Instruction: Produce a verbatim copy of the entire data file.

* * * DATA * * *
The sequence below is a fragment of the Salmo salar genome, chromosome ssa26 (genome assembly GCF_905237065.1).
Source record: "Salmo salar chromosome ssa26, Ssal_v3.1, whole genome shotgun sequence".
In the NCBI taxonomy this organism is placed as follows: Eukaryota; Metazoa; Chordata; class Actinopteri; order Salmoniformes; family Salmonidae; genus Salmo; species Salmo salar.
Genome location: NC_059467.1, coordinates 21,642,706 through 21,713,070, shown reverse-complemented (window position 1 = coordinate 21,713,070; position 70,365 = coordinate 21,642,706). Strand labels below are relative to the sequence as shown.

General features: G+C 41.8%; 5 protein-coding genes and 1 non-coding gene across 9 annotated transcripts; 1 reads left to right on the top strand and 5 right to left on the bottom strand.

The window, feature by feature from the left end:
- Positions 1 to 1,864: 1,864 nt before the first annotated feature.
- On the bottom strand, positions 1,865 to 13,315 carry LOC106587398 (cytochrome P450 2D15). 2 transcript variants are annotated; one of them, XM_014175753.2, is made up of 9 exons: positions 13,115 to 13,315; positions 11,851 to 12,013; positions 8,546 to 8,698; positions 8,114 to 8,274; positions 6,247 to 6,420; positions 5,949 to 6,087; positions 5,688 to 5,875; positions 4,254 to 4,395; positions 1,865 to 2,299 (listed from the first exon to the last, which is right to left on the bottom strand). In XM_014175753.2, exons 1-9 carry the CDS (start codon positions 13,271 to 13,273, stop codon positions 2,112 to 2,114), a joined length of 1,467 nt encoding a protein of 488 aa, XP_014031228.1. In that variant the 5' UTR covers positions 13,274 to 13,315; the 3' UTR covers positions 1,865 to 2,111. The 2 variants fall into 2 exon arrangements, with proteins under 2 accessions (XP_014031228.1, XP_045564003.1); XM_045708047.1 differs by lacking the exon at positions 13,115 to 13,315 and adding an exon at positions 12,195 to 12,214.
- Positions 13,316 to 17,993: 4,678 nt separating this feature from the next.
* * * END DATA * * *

The sequence below is a fragment of the Salmo salar genome, chromosome ssa26 (genome assembly GCF_905237065.1).
Source record: "Salmo salar chromosome ssa26, Ssal_v3.1, whole genome shotgun sequence".
In the NCBI taxonomy this organism is placed as follows: Eukaryota; Metazoa; Chordata; class Actinopteri; order Salmoniformes; family Salmonidae; genus Salmo; species Salmo salar.
Genome location: NC_059467.1, coordinates 21,642,706 through 21,713,070, shown reverse-complemented (window position 1 = coordinate 21,713,070; position 70,365 = coordinate 21,642,706). Strand labels below are relative to the sequence as shown.

General features: G+C 41.8%; 5 protein-coding genes and 1 non-coding gene across 9 annotated transcripts; 1 reads left to right on the top strand and 5 right to left on the bottom strand.

The window, feature by feature from the left end:
- Positions 1 to 1,864: 1,864 nt before the first annotated feature.
- On the bottom strand, positions 1,865 to 13,315 carry LOC106587398 (cytochrome P450 2D15). 2 transcript variants are annotated; one of them, XM_014175753.2, is made up of 9 exons: positions 13,115 to 13,315; positions 11,851 to 12,013; positions 8,546 to 8,698; positions 8,114 to 8,274; positions 6,247 to 6,420; positions 5,949 to 6,087; positions 5,688 to 5,875; positions 4,254 to 4,395; positions 1,865 to 2,299 (listed from the first exon to the last, which is right to left on the bottom strand). In XM_014175753.2, exons 1-9 carry the CDS (start codon positions 13,271 to 13,273, stop codon positions 2,112 to 2,114), a joined length of 1,467 nt encoding a protein of 488 aa, XP_014031228.1. In that variant the 5' UTR covers positions 13,274 to 13,315; the 3' UTR covers positions 1,865 to 2,111. The 2 variants fall into 2 exon arrangements, with proteins under 2 accessions (XP_014031228.1, XP_045564003.1); XM_045708047.1 differs by lacking the exon at positions 13,115 to 13,315 and adding an exon at positions 12,195 to 12,214.
- Positions 13,316 to 17,993: 4,678 nt separating this feature from the next.